Yesterday I had a conversation about the intersection of theology and physics, asking how we blend these two disciplines in our beliefs.  For example, a former colleague once asked me this:  if God is truly outside of time and experiences all of time constantly, then could we pray for his intervention in things that have already happened?  Our prayers would reach God who would be experiencing those very moments which for us are in the past.  Might we have prayed for past events and seen God change them without knowing it?

Today I want to ask a different question.  If God is truly all-powerful and in control of the events going on around us, then what is the most efficient and quick way to discern His will?  With verbal communication from God rare these days, how might we discern God’s will in large decisions quickly?  The answer is: Urim and Thummim!

The Urim and Thummim are found throughout the Old Testament. These were two small, flat objects, probably stones, one black and one white presumably.  These were used to determine courses of action, guilt and innocence, and practically any matter where a “yes – no” answer would work.  The priest wore these things in his breastplate worn for worship.  They were used, probably by drawing one out of a small bag, to determine God’s will.  In the case of civil courts, drawing the white stone would indicate innocence, while drawing the black one would indicate guilt.  And if God were truly all-powerful, and truly wanted to give us His will, He would make us choose the right stone.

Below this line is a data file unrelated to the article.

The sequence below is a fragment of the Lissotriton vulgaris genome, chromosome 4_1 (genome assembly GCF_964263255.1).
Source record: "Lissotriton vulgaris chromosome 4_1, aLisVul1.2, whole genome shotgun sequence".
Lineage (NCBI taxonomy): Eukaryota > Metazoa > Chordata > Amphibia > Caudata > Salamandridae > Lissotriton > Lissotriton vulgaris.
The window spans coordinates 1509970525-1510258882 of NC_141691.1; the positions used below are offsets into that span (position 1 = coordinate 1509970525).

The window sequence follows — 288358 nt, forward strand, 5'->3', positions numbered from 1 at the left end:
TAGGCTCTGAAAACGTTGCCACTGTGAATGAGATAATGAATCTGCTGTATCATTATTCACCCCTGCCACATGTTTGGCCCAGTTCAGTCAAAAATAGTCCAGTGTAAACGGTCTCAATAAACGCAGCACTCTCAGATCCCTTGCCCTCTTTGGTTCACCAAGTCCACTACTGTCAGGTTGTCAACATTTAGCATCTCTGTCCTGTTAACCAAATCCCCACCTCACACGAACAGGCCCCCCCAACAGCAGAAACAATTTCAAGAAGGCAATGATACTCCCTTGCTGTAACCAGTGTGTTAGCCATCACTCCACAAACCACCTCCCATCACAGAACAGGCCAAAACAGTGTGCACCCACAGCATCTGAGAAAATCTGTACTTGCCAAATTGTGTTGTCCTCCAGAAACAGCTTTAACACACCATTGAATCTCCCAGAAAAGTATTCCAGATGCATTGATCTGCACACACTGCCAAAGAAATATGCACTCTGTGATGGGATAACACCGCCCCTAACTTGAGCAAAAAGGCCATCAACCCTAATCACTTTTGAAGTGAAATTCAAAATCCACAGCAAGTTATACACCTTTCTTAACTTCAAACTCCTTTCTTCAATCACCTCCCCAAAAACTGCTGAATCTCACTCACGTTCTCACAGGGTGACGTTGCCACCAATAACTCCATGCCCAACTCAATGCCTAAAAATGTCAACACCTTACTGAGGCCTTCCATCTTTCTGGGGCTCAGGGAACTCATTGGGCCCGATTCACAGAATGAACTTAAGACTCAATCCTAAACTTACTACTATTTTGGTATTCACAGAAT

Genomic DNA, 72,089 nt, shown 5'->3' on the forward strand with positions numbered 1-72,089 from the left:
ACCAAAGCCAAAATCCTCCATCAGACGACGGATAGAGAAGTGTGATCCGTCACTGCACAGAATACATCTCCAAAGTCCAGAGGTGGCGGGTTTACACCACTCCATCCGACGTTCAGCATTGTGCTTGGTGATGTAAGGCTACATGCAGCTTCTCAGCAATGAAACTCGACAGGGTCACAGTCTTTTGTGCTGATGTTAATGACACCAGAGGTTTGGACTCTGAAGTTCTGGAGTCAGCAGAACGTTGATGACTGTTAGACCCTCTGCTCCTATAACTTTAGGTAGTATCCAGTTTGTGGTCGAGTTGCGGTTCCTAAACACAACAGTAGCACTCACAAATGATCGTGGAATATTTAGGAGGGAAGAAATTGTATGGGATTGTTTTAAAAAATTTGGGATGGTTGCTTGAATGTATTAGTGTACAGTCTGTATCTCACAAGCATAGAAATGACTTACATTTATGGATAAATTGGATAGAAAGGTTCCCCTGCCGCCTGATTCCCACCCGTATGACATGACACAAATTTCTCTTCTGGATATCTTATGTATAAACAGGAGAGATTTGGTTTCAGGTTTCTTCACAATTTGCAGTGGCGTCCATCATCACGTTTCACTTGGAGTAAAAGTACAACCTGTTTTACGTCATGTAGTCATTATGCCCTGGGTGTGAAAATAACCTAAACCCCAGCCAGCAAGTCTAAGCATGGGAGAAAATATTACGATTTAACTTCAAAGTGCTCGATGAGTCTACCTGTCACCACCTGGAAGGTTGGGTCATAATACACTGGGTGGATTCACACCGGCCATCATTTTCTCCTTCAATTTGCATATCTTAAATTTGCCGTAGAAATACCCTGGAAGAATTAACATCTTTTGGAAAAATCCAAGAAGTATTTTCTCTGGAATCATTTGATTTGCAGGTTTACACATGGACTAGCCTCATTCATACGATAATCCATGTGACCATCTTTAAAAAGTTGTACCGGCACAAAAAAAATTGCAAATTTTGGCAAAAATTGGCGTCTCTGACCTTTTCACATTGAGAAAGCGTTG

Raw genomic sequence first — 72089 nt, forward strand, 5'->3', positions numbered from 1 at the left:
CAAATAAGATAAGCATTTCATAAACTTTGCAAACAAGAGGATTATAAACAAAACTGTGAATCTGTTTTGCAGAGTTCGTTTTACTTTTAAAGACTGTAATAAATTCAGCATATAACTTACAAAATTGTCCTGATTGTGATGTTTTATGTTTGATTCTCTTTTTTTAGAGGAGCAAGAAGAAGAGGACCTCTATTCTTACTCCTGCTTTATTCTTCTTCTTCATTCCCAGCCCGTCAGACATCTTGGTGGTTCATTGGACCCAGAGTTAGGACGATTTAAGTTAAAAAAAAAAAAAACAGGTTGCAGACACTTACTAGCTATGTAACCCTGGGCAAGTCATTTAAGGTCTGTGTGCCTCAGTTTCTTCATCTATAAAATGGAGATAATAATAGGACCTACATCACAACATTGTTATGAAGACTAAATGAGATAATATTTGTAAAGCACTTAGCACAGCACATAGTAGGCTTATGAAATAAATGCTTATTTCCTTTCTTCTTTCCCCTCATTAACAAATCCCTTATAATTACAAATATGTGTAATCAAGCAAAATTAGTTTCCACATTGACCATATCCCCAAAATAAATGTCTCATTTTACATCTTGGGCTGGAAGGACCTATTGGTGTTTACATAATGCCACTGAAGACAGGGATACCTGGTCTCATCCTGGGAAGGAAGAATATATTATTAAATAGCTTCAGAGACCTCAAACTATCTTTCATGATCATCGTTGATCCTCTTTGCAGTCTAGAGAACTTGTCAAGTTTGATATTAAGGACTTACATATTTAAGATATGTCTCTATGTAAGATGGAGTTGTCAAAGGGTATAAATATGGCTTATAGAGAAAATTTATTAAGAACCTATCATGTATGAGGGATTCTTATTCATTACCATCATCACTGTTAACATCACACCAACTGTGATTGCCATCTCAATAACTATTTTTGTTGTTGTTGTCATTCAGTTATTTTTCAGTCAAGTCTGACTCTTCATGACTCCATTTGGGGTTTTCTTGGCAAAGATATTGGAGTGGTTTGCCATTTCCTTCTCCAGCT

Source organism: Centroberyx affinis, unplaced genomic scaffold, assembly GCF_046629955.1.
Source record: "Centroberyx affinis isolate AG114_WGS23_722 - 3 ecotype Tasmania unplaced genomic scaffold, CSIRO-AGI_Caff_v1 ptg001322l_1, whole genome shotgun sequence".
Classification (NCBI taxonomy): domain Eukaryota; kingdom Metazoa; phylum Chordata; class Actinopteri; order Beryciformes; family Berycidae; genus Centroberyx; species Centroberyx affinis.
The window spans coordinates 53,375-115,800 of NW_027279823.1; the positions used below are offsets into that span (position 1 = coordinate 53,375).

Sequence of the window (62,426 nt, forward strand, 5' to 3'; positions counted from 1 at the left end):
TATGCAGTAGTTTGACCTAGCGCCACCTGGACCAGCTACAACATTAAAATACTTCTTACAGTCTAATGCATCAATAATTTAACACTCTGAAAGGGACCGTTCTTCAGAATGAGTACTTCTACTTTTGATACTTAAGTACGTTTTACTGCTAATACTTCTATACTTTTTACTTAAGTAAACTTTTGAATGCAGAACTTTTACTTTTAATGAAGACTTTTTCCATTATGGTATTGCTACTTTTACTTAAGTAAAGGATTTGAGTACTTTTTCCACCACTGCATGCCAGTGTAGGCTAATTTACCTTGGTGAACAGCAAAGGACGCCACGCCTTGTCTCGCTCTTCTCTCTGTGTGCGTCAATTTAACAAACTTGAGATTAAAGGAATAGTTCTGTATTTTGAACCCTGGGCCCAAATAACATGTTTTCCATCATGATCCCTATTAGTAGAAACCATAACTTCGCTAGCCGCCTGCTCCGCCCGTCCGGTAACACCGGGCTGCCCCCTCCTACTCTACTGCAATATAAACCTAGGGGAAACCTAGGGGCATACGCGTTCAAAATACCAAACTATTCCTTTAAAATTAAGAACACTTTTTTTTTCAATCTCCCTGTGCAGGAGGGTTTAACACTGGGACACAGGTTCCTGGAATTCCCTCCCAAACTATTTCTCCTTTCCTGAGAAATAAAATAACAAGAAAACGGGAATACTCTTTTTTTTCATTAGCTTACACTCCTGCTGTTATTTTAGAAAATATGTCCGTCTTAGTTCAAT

Elsewhere, the same concept is used without the stones and we call it “drawing lots”.  We see this with Jonah, with Jesus’ garments on the cross, and now here in the choosing of a disciple to replace Judas.  In modern parlance, these hugely significant decisions, sometimes with life or death consequences, were chosen by a coin toss.

Did God speak through these seemingly random short-straw methods?  What is the modern day implication of this for the church?  What happens when we have to put our theological beliefs in practice with physical consequences?

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